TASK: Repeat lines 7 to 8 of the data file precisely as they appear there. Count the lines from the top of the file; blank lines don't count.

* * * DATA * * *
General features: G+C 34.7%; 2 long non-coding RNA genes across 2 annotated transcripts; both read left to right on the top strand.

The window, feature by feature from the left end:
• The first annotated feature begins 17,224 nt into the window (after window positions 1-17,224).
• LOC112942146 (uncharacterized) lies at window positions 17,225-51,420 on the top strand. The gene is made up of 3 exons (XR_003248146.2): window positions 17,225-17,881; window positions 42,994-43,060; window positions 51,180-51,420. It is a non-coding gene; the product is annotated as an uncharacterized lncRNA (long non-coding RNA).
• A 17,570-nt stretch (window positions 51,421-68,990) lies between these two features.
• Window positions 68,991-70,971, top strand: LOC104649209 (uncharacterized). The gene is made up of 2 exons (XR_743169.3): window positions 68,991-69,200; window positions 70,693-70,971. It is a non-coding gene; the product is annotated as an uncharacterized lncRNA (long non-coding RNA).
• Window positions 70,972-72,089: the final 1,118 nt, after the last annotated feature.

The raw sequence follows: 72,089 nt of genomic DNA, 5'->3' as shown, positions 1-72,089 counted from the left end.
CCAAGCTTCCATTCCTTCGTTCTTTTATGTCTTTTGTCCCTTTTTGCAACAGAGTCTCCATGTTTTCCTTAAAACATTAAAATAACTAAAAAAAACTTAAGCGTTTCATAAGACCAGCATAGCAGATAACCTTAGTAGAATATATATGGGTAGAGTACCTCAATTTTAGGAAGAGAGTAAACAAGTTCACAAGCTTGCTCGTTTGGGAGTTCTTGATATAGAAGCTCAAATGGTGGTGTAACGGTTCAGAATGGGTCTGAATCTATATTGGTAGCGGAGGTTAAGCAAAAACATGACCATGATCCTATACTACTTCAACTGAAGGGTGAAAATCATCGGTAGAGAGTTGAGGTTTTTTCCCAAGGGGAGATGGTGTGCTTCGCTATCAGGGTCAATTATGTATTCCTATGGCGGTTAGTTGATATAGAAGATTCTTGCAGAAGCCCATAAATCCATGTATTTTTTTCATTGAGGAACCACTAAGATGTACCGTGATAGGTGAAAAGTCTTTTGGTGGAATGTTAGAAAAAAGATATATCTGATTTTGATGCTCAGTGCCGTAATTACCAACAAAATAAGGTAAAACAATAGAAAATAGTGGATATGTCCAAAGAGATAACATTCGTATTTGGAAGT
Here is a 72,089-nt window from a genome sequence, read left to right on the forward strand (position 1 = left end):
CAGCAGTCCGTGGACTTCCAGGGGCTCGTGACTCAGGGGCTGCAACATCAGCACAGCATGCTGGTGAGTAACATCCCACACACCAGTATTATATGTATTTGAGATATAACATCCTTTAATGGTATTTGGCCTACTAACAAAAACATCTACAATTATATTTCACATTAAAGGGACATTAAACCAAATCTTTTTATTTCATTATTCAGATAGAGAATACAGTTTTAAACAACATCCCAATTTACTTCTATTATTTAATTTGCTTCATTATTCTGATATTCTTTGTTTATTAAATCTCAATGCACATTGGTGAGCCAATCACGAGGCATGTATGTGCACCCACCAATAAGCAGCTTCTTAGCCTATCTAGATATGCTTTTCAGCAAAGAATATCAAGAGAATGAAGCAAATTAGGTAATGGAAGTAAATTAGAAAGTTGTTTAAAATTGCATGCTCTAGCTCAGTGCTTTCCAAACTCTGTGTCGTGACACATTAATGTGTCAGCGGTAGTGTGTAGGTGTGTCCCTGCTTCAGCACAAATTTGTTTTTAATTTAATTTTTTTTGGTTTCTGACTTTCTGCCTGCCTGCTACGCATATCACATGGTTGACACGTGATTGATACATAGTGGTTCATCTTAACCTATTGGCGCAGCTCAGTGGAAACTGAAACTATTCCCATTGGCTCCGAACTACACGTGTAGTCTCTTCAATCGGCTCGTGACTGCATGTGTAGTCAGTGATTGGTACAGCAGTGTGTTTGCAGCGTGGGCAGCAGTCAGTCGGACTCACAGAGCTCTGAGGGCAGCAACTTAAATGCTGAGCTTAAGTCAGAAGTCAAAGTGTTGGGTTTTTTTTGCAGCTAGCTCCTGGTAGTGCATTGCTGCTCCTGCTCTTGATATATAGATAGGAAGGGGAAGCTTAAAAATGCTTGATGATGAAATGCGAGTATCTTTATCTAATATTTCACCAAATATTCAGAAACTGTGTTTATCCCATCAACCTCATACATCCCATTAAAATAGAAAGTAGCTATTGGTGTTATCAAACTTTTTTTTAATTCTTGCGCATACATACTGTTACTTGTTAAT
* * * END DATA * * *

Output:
• Window positions 70,972-72,089: the final 1,118 nt, after the last annotated feature.

The raw sequence follows: 72,089 nt of genomic DNA, 5'->3' as shown, positions 1-72,089 counted from the left end.